"I'm a little upset about the Okami decision," Munoz continued. "I truly feel that I did enough to win that fight and was unaware that they awarded points for defending shots. Okami actually played the cage very well and used it to his advantage because his whole thing was to stuff my head to the side. Okami did really well at disengaging and then engaging again to score. He's very good at scoring points and that shows his experience in the sport. He has three times the amount of fights that I've had and he's been in the sport five times longer. I give him credit for that but at the same time I feel that I did enough to win the fight but hey...that's just how it goes some times. I'm the type of guy where you win some you lose some. It's a win regardless of how the judges saw it because now I have the confidence and believe I belong in the top echelon of fighters in my division. I'm always going to take tough fights and keep pressing forward. I don't see myself as a boring fighter because of my tenacity. That's how it's been and will continue to be in all of my fights. I think the confidence I gained from the Okami fight was visible when I faced Aaron Simpson because I believe in my stand up now and I know I can compete with anyone.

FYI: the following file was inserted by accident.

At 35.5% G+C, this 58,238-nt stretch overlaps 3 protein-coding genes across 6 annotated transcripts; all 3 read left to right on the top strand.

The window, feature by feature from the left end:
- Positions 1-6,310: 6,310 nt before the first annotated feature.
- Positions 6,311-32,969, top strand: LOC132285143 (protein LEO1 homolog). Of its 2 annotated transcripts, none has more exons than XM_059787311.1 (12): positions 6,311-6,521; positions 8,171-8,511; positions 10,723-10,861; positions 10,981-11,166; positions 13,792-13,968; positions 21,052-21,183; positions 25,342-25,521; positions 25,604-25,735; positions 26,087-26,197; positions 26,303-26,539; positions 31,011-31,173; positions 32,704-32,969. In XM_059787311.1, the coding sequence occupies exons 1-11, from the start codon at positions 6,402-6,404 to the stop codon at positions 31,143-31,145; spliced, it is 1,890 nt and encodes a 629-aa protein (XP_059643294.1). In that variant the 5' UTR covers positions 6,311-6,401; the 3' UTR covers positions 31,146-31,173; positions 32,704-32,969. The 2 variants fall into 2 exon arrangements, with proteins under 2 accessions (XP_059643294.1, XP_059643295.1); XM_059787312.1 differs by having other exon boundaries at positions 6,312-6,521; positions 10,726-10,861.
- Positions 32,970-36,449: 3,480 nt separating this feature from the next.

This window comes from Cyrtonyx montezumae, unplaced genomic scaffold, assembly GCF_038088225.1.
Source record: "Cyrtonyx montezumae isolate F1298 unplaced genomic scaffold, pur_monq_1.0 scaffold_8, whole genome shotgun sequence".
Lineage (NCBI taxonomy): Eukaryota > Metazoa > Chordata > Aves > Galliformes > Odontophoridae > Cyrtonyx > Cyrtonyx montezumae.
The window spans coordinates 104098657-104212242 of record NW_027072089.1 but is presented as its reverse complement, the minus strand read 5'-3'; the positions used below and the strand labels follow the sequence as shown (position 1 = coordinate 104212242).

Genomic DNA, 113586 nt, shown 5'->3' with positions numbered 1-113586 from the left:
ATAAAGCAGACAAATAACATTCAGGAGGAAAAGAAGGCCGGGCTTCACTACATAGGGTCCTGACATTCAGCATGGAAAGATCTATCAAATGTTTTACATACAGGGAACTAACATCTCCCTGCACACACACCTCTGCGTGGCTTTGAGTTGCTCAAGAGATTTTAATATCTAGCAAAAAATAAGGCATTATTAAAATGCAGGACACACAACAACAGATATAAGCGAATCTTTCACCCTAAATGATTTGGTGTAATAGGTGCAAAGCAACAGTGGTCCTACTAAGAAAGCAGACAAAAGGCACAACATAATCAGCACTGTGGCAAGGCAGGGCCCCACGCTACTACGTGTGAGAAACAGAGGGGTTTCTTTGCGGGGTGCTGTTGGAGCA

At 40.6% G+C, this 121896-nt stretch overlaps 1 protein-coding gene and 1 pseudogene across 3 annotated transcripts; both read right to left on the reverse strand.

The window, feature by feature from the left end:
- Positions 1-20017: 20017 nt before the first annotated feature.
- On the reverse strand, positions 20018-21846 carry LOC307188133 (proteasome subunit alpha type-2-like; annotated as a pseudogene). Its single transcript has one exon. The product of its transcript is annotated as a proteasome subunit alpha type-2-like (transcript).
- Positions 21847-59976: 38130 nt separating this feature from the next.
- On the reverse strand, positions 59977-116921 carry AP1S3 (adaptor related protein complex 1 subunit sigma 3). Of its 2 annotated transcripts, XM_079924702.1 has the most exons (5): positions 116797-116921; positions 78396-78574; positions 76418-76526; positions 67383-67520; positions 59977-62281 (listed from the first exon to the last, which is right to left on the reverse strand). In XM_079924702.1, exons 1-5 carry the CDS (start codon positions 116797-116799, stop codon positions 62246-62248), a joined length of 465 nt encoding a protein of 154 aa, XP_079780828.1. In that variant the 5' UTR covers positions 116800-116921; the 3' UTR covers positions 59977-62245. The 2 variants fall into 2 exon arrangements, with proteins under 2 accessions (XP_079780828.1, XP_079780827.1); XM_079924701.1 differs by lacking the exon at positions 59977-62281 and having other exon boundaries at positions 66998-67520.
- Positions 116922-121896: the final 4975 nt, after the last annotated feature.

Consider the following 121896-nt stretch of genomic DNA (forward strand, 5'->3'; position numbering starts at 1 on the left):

While nothing has been made official Munoz's next opponent is rumored to be another former ASU wrestler C.B. Dollaway. The TUF alum, much like Munoz, is considered to be a fighter on the rise in the UFC and "The Doberman" is coming off an impressive "Submission of the Night" victory over Joe Doerksen at UFC 119. If Munoz and Dollaway do meet in 2011 they will be just one of a handful of matchups that pit the organization's up and coming talent against one another in competition with the most high profile bout coming between Jon "Bones" Jones and TUF winner Ryan Bader at UFC 127.